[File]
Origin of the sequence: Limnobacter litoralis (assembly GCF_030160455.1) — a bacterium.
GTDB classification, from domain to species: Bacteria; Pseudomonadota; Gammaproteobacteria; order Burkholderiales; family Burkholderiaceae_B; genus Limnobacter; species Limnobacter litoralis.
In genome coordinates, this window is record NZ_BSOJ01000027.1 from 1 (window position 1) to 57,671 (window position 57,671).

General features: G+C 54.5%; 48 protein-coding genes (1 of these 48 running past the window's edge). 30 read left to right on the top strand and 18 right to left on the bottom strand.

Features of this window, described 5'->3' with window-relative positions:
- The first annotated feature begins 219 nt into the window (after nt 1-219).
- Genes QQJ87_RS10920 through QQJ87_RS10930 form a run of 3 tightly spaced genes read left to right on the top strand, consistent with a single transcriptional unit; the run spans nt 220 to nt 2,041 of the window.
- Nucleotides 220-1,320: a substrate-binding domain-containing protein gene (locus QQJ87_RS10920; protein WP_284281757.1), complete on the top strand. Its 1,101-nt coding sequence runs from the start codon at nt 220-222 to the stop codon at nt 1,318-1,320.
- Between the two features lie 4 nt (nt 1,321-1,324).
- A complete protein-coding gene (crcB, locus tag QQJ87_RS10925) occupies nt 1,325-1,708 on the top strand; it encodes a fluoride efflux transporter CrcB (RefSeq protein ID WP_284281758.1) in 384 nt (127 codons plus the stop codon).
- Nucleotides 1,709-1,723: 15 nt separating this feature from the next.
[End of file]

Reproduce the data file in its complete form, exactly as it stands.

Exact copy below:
Origin of the sequence: Limnobacter litoralis (assembly GCF_030160455.1) — a bacterium.
GTDB classification, from domain to species: Bacteria; Pseudomonadota; Gammaproteobacteria; order Burkholderiales; family Burkholderiaceae_B; genus Limnobacter; species Limnobacter litoralis.
In genome coordinates, this window is record NZ_BSOJ01000027.1 from 1 (window position 1) to 57,671 (window position 57,671).

General features: G+C 54.5%; 48 protein-coding genes (1 of these 48 running past the window's edge). 30 read left to right on the top strand and 18 right to left on the bottom strand.

Features of this window, described 5'->3' with window-relative positions:
- The first annotated feature begins 219 nt into the window (after nt 1-219).
- Genes QQJ87_RS10920 through QQJ87_RS10930 form a run of 3 tightly spaced genes read left to right on the top strand, consistent with a single transcriptional unit; the run spans nt 220 to nt 2,041 of the window.
- Nucleotides 220-1,320: a substrate-binding domain-containing protein gene (locus QQJ87_RS10920; protein WP_284281757.1), complete on the top strand. Its 1,101-nt coding sequence runs from the start codon at nt 220-222 to the stop codon at nt 1,318-1,320.
- Between the two features lie 4 nt (nt 1,321-1,324).
- A complete protein-coding gene (crcB, locus tag QQJ87_RS10925) occupies nt 1,325-1,708 on the top strand; it encodes a fluoride efflux transporter CrcB (RefSeq protein ID WP_284281758.1) in 384 nt (127 codons plus the stop codon).
- Nucleotides 1,709-1,723: 15 nt separating this feature from the next.